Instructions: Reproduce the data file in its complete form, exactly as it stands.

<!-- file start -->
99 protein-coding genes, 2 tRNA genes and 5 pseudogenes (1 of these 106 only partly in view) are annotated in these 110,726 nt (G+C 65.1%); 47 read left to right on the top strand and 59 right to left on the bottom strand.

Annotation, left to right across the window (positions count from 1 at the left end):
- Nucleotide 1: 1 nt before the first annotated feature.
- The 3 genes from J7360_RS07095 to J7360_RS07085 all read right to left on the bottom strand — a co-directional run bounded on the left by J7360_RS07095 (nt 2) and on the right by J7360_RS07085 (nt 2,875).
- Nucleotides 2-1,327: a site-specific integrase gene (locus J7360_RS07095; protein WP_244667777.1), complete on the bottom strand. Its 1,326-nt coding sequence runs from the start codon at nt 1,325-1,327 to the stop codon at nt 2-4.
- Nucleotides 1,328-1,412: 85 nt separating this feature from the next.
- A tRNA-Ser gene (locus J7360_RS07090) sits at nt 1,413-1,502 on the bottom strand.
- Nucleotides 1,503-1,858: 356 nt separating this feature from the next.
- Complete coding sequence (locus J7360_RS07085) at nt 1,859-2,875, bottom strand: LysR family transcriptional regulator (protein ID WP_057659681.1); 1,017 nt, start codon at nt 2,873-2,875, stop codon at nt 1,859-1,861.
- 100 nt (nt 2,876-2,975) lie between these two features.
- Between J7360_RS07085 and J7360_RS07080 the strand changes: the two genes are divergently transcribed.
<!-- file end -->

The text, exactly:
99 protein-coding genes, 2 tRNA genes and 5 pseudogenes (1 of these 106 only partly in view) are annotated in these 110,726 nt (G+C 65.1%); 47 read left to right on the top strand and 59 right to left on the bottom strand.

Annotation, left to right across the window (positions count from 1 at the left end):
- Nucleotide 1: 1 nt before the first annotated feature.
- The 3 genes from J7360_RS07095 to J7360_RS07085 all read right to left on the bottom strand — a co-directional run bounded on the left by J7360_RS07095 (nt 2) and on the right by J7360_RS07085 (nt 2,875).
- Nucleotides 2-1,327: a site-specific integrase gene (locus J7360_RS07095; protein WP_244667777.1), complete on the bottom strand. Its 1,326-nt coding sequence runs from the start codon at nt 1,325-1,327 to the stop codon at nt 2-4.
- Nucleotides 1,328-1,412: 85 nt separating this feature from the next.
- A tRNA-Ser gene (locus J7360_RS07090) sits at nt 1,413-1,502 on the bottom strand.
- Nucleotides 1,503-1,858: 356 nt separating this feature from the next.
- Complete coding sequence (locus J7360_RS07085) at nt 1,859-2,875, bottom strand: LysR family transcriptional regulator (protein ID WP_057659681.1); 1,017 nt, start codon at nt 2,873-2,875, stop codon at nt 1,859-1,861.
- 100 nt (nt 2,876-2,975) lie between these two features.
- Between J7360_RS07085 and J7360_RS07080 the strand changes: the two genes are divergently transcribed.